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I just plugged in a couple tp-link wirless access points and found that while they work fine, I am now seeing traffic going from their internal ip's to a which is nothing on my network. Researching that ip, it looks like it might be related to ssdp? I looked through all the settings and see nothing about ssdp. I also turned off everything I could find in the ap - upnp, firewall, dhcp, etc. (I am only using it as a basic wireless access point on to the lan).

Any ideas?

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up vote 1 down vote accepted

This is indeed a multi-cast address used by ssdp. Among other things printers use this to advertize that they are IPP capable. Windows PC's can do this as well if the have the MS webserver (IIS) running.

Your access-points (and your internet facing router) simply send it along as they consider it normal outgoing traffic. (Most routers automatically block outgoing multi-casts when they are NATTING as it makes no sense to send this kind of traffic to the internet. Some routers are smart enough to block 224...* multi-cast, but let 239...* through.)

Contrary to popular believe this, by itself is NOT UPNP related. It is of course possible that a UPNP capable device used UPNP to tell the router to open the firewall for this traffic.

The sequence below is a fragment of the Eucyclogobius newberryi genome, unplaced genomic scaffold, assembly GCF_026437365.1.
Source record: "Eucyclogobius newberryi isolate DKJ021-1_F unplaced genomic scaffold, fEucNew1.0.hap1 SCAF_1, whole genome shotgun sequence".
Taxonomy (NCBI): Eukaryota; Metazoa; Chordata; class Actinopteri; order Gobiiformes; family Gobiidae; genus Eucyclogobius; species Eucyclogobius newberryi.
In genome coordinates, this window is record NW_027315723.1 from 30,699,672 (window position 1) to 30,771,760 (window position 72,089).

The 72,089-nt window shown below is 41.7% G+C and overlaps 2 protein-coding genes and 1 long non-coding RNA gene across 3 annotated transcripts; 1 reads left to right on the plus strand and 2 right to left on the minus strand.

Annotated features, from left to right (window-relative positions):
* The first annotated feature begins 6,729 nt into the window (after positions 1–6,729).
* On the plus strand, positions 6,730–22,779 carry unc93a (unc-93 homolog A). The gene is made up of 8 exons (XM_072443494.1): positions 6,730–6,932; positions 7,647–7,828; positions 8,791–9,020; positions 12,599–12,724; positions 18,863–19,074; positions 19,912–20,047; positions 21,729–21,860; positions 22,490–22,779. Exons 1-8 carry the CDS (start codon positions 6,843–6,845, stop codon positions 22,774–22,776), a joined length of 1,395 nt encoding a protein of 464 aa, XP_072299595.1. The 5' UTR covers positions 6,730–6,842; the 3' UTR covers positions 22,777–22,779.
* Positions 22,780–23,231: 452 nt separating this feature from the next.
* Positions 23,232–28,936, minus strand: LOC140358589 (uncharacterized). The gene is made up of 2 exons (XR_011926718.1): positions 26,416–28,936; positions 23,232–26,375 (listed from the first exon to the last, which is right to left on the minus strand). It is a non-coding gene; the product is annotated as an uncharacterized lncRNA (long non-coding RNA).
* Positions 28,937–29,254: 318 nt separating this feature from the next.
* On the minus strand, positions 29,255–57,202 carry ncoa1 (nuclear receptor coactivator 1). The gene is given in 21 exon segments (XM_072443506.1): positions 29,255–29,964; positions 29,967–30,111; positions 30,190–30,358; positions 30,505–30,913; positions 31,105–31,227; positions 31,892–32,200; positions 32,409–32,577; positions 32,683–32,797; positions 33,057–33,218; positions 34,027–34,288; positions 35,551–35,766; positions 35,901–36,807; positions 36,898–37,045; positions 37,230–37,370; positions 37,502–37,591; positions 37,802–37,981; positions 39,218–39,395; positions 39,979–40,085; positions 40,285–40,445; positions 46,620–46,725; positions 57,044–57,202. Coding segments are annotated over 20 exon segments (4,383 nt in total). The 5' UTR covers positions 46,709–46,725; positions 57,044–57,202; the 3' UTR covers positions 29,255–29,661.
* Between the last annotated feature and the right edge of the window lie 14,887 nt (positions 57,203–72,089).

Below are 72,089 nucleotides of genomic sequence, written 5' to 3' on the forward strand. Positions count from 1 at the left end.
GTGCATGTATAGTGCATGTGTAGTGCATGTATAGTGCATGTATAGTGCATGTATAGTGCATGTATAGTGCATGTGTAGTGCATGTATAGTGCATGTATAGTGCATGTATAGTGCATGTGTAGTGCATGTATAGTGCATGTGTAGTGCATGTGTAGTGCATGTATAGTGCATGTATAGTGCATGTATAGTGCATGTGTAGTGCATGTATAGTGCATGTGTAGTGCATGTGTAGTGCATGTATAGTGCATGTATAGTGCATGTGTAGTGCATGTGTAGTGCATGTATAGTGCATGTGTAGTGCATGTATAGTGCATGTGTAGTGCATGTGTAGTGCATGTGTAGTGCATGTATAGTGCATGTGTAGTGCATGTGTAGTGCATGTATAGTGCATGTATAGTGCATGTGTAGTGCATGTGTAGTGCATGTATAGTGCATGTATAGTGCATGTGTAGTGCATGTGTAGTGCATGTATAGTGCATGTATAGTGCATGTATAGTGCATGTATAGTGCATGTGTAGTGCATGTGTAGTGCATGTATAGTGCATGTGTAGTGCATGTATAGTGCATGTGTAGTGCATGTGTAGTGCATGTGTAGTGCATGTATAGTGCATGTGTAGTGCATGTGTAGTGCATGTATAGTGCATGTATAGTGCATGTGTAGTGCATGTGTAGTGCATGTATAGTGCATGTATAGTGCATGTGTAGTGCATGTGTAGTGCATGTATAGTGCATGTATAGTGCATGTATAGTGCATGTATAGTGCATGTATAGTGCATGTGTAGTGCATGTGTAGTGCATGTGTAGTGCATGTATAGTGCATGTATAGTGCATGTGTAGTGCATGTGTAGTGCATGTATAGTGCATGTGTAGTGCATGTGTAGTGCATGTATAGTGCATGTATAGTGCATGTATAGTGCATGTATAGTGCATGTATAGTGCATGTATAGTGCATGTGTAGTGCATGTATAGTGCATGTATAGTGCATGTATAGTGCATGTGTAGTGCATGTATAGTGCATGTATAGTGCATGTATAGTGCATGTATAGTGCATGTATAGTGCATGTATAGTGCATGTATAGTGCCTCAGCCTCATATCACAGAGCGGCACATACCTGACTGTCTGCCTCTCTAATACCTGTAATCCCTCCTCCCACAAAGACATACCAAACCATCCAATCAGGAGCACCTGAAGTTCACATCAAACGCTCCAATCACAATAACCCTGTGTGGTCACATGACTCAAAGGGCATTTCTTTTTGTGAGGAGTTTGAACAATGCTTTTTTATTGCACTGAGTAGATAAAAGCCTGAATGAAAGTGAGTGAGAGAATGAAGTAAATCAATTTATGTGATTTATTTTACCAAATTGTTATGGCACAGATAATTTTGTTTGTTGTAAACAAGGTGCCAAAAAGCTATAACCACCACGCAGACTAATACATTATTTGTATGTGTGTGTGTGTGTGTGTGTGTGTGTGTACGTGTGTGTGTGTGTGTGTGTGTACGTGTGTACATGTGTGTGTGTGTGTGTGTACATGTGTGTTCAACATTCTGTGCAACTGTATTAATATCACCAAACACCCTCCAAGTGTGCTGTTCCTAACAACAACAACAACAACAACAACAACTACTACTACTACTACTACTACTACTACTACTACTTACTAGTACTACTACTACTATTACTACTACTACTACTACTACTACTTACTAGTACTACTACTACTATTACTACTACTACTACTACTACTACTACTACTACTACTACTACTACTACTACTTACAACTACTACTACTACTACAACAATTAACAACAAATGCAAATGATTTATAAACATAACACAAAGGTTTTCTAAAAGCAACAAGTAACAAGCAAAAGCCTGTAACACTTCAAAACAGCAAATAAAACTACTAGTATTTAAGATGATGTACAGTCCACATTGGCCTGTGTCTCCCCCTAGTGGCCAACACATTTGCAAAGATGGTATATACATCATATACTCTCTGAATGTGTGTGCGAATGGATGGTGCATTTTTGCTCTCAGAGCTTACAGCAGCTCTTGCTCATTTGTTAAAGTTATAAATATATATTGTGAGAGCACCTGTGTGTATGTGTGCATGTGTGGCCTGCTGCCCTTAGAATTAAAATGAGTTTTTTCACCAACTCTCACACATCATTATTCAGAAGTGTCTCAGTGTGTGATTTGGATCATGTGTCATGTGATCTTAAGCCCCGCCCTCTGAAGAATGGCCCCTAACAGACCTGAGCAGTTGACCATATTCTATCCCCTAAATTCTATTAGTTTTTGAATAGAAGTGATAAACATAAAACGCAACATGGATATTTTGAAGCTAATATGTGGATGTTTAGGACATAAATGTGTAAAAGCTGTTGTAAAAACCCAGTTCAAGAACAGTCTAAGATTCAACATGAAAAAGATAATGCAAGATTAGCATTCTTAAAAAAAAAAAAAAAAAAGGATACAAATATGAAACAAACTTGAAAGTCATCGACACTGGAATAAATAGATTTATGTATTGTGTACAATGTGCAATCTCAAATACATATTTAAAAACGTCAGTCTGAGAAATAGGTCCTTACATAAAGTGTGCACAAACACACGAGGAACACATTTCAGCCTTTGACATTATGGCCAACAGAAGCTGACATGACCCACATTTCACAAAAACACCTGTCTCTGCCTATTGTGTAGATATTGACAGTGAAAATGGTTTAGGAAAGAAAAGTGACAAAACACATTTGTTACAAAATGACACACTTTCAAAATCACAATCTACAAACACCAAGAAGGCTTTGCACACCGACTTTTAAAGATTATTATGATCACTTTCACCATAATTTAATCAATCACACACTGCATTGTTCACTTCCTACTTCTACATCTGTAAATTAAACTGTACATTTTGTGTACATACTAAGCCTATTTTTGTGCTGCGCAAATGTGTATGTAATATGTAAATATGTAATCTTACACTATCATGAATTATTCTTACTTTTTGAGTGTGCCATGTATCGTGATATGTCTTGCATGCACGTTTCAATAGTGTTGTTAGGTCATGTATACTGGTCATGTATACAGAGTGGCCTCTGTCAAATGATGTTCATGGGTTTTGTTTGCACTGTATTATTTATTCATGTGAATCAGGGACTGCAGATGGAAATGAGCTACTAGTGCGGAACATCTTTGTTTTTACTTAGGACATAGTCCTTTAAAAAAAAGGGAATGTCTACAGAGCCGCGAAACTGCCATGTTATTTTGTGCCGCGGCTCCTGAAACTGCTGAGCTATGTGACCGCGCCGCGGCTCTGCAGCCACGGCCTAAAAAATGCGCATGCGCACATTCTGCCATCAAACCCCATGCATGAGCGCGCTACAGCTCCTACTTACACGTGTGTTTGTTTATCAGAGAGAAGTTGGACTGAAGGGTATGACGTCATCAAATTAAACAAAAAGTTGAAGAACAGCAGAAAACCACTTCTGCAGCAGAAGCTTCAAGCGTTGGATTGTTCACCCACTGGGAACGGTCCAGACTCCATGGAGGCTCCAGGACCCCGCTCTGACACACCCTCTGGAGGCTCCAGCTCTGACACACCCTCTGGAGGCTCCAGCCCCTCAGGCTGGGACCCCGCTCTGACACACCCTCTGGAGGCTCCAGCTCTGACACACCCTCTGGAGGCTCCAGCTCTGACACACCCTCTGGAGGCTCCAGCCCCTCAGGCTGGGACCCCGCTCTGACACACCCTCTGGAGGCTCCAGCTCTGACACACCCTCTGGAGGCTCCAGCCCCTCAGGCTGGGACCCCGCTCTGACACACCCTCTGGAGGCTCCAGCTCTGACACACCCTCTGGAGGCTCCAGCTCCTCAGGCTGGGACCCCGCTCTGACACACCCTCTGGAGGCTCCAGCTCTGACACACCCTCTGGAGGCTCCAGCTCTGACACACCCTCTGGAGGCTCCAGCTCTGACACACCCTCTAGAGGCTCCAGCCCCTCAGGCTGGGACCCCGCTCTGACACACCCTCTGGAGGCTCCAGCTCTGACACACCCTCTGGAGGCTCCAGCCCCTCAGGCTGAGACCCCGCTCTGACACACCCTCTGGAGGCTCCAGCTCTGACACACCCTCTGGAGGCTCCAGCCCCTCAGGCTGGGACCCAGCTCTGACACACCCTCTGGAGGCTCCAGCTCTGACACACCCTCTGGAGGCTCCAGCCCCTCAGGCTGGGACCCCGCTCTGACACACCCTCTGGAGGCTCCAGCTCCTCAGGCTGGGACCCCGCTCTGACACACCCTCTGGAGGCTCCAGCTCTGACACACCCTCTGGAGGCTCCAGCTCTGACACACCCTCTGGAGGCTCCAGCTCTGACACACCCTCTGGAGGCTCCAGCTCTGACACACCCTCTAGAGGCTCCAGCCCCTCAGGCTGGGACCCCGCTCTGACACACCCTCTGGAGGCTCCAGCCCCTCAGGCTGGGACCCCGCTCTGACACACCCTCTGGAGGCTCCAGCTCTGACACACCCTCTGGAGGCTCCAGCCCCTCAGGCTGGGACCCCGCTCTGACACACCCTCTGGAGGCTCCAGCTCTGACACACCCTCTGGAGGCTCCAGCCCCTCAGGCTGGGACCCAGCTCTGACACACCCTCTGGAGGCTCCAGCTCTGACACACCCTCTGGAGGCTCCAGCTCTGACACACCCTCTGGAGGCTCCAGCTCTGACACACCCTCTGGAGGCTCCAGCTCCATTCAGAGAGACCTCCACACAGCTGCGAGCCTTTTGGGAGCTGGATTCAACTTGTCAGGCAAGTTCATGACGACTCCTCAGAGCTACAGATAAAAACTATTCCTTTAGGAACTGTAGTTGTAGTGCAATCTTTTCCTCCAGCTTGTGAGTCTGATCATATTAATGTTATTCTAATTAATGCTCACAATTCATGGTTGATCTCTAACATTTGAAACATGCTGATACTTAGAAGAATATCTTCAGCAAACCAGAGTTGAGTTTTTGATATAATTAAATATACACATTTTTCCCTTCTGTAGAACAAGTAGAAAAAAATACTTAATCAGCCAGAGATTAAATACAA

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+1 Nice detailed answer – Dave M Jan 11 '12 at 14:51
Perhaps you have seen different equipment then I have, but in my experience no routers will do anything in the multicast range without configuration. – Zoredache Jan 11 '12 at 17:53
@zoredache: Most low-range consumer stuff doesn't bother filtering multicast at all. I have seen Sitecom, Linksys, D-Link, Netgear, TP, LevelOne, Zyxell and AVM/FrizBox all guilty of it. More serious equipment usually blocks but allows configuration (either though UPNP, managment interface or both). – Tonny Jan 11 '12 at 18:56
It is actually very much related to UPNP: is a "site-local address", which means packets adressed to it should never leave your network. – Dan Berindei Apr 15 '13 at 9:00
@DanBerindei You are right, but there are a lot of shitty implementations out there that just send it through. – Tonny Apr 15 '13 at 9:06

This is often associated with UPnP. The address is not a "valid" internet address but used for other purposes. Looking it up with WHOIS will report "reserved for special purposes" The traffic may be a device on your network using UPnP

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Explain downvote please – Dave M Jan 11 '12 at 17:20

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